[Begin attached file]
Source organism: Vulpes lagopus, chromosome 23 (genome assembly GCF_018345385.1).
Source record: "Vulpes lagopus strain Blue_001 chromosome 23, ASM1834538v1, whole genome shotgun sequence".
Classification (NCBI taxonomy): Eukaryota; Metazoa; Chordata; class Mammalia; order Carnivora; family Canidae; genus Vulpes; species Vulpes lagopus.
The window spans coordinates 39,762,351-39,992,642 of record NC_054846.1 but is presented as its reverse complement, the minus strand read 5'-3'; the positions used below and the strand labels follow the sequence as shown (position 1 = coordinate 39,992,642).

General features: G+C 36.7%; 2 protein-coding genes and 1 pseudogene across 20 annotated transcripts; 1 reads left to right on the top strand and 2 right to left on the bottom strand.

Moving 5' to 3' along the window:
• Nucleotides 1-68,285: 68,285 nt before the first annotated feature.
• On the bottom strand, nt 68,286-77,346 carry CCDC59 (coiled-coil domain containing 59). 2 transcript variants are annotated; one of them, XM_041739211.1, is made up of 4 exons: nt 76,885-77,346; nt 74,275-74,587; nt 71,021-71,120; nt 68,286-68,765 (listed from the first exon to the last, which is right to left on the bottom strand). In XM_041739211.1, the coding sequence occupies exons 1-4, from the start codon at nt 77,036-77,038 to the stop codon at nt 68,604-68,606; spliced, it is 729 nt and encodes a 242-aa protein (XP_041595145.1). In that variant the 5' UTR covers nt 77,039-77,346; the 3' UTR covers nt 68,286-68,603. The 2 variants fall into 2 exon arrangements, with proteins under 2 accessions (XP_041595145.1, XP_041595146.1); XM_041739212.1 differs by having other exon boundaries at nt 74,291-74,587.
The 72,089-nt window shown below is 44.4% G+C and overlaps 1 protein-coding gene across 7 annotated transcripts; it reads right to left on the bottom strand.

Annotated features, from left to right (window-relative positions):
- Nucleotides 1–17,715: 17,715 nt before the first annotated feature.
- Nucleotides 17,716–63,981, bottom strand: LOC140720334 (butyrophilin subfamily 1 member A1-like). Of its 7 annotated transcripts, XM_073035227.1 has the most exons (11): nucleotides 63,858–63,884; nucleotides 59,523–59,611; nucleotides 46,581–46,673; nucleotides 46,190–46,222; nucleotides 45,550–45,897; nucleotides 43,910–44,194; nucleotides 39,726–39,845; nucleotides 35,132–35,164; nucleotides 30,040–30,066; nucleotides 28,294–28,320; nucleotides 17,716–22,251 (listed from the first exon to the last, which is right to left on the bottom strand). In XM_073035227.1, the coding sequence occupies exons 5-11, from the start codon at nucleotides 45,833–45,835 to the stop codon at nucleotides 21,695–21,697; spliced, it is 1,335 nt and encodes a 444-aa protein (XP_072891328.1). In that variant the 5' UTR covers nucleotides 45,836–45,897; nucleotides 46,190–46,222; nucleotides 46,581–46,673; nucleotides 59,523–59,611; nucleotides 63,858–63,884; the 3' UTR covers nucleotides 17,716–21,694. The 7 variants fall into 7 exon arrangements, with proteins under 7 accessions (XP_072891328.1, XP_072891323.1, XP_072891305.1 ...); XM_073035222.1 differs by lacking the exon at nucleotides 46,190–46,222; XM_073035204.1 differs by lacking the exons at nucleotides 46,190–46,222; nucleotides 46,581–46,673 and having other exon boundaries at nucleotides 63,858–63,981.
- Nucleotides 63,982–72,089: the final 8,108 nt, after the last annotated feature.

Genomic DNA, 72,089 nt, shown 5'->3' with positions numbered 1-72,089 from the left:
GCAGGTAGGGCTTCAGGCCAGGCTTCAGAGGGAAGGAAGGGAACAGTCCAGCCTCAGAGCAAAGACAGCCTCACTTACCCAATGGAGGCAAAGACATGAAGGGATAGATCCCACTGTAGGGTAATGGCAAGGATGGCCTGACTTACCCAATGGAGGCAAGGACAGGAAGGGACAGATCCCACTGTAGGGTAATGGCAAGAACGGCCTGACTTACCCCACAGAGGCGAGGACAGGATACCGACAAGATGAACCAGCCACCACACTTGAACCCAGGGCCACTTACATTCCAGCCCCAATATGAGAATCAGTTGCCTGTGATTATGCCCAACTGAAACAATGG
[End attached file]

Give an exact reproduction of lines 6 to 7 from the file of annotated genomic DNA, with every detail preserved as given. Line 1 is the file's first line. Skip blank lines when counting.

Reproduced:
Moving 5' to 3' along the window:
• Nucleotides 1-68,285: 68,285 nt before the first annotated feature.